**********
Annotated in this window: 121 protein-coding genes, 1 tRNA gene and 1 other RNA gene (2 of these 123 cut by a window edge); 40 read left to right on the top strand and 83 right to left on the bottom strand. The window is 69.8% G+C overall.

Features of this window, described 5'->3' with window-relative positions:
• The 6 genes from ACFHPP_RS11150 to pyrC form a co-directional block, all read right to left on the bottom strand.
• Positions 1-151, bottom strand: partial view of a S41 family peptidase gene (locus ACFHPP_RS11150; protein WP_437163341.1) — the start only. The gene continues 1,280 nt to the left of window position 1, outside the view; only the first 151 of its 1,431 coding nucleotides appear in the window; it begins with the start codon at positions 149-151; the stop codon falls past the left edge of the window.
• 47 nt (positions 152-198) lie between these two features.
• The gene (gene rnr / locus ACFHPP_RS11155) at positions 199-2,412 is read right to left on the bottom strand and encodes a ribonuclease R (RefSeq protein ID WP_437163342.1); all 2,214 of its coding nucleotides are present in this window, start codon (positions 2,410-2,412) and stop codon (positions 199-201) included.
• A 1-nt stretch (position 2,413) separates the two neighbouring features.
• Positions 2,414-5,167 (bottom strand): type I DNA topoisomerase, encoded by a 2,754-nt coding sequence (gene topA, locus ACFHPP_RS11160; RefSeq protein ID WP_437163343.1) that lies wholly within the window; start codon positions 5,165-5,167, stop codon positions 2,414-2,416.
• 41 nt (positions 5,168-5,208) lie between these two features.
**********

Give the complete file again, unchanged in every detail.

Annotated in this window: 121 protein-coding genes, 1 tRNA gene and 1 other RNA gene (2 of these 123 cut by a window edge); 40 read left to right on the top strand and 83 right to left on the bottom strand. The window is 69.8% G+C overall.

Features of this window, described 5'->3' with window-relative positions:
• The 6 genes from ACFHPP_RS11150 to pyrC form a co-directional block, all read right to left on the bottom strand.
• Positions 1-151, bottom strand: partial view of a S41 family peptidase gene (locus ACFHPP_RS11150; protein WP_437163341.1) — the start only. The gene continues 1,280 nt to the left of window position 1, outside the view; only the first 151 of its 1,431 coding nucleotides appear in the window; it begins with the start codon at positions 149-151; the stop codon falls past the left edge of the window.
• 47 nt (positions 152-198) lie between these two features.
• The gene (gene rnr / locus ACFHPP_RS11155) at positions 199-2,412 is read right to left on the bottom strand and encodes a ribonuclease R (RefSeq protein ID WP_437163342.1); all 2,214 of its coding nucleotides are present in this window, start codon (positions 2,410-2,412) and stop codon (positions 199-201) included.
• A 1-nt stretch (position 2,413) separates the two neighbouring features.
• Positions 2,414-5,167 (bottom strand): type I DNA topoisomerase, encoded by a 2,754-nt coding sequence (gene topA, locus ACFHPP_RS11160; RefSeq protein ID WP_437163343.1) that lies wholly within the window; start codon positions 5,165-5,167, stop codon positions 2,414-2,416.
• 41 nt (positions 5,168-5,208) lie between these two features.